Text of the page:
In the world of economic development, we’ve been hearing a lot about “innovation districts” lately. In fact, cities around the world are transforming formerly blighted urban landscapes into lively areas where people come together to solve problems, create opportunities and develop new technologies. These districts concentrate talent in a resourced environment and then allow good things to happen.
Innovation districts bring together talent from a wide array of disciplines with the idea of creating new products and technologies. There is often a mix of individuals from established companies, organizations and startups; college students, entrepreneurs and educators; incubators and accelerators; health care and higher education/research institutions. The associated workspaces are designed to enhance work/life balance with amenities such as restaurants, retail, recreation, open spaces and services.
Creating internal innovation districts
There may not be an innovation district in your region, but creating an internal innovation district can be a great way for your company to grow and attract/retain top employees. If good ideas come from the innovation district environments for communities, why not recreate them on a smaller, custom-sized scale within your organizational community.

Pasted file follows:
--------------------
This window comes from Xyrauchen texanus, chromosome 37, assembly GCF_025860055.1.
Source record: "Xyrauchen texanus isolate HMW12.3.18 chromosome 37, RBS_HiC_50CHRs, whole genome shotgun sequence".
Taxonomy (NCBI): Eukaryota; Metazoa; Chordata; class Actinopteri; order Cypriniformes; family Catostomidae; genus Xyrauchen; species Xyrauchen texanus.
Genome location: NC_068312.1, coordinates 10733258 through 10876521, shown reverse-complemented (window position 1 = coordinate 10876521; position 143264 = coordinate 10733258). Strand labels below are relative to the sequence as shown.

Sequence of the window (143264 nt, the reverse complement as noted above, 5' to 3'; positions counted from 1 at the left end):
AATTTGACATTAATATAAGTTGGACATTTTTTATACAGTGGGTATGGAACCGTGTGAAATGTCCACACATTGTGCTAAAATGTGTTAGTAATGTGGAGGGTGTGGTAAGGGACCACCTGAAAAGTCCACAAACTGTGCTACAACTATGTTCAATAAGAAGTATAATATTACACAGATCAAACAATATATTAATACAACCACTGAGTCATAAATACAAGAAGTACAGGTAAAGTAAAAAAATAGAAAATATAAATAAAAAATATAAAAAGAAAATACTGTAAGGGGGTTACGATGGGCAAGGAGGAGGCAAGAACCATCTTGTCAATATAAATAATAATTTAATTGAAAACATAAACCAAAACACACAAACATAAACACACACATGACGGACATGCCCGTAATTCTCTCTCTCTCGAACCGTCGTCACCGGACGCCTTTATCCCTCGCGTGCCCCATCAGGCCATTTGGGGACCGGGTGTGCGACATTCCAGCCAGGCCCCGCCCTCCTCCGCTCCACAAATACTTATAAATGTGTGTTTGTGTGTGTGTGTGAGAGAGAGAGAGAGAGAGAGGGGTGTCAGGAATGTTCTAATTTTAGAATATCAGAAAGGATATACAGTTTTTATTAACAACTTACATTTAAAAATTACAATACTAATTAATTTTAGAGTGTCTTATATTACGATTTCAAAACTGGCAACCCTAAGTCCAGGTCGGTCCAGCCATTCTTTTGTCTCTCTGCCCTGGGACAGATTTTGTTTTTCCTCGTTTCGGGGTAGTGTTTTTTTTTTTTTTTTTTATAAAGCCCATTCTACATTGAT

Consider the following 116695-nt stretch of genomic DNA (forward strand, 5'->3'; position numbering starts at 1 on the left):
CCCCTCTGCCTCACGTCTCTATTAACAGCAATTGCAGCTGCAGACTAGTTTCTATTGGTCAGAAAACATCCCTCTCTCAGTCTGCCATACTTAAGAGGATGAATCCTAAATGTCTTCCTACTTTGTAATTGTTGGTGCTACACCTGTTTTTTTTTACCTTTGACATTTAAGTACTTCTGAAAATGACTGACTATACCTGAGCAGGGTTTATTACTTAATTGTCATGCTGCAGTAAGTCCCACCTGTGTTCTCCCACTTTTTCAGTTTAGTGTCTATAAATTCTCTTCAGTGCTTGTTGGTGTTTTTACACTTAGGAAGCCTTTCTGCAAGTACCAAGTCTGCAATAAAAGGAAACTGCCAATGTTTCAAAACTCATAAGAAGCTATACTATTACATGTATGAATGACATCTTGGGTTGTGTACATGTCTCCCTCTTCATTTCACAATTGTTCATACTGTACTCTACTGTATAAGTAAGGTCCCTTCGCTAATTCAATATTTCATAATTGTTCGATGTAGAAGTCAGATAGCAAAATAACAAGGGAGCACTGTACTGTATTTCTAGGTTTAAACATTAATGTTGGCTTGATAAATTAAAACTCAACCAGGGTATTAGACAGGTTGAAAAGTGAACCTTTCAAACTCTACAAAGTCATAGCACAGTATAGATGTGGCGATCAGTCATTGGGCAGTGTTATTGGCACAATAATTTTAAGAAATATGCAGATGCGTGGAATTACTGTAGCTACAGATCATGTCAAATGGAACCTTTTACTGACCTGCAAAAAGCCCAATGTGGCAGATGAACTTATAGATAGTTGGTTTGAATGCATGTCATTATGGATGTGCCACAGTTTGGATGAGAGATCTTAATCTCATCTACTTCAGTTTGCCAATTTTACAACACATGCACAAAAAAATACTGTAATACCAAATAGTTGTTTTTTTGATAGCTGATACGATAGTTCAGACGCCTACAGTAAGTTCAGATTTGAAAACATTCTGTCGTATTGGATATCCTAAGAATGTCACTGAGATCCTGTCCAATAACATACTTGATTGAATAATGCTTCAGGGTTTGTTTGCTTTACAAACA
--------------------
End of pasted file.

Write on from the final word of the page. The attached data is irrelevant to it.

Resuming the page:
There are several innovation district concepts you can adapt for your business:
Assemble an innovation team: Assign top talent from a cross section of disciplines that include all business functions — technology, marketing, manufacturing and legal. Be open to including individuals you haven’t called on for leadership before. Include key outside vendors/partners to fill out your team if certain areas of expertise are needed. They could bring new and creative ideas.
Set a vision: Teams need to know big-picture goals for your organization. Giving them latitude to reach those goals encourages creativity. Don’t micromanage; let your team do the work and allow them to leverage their unique strengths. Demand they deliver solutions and get out of the way.
Create an environment that encourages innovation and collaboration: Innovation districts have open spaces, access to restaurants, retail and parks. Supply your district with their choice of coffee, music, décor, fresh air and occasional changes of venue. Remove walls and open doors. Give teams the option to move throughout the building or beyond.
Trust your team/let them work: Teams that believe they are trusted tend to share more information and solve problems better. Support even the most “out there” ideas and allow time for innovation to occur.
Allow these team members to freely express ideas and make mistakes: When teams make mistakes, provide support and learn from them.
On a smaller scale, innovation districts are about bringing good, talented people together to innovate, create and learn from mistakes. And this method is working. Consider building your own innovation district in your workplace and watch what happens next. Concentrate talent, resource the environment and watch innovation unfold.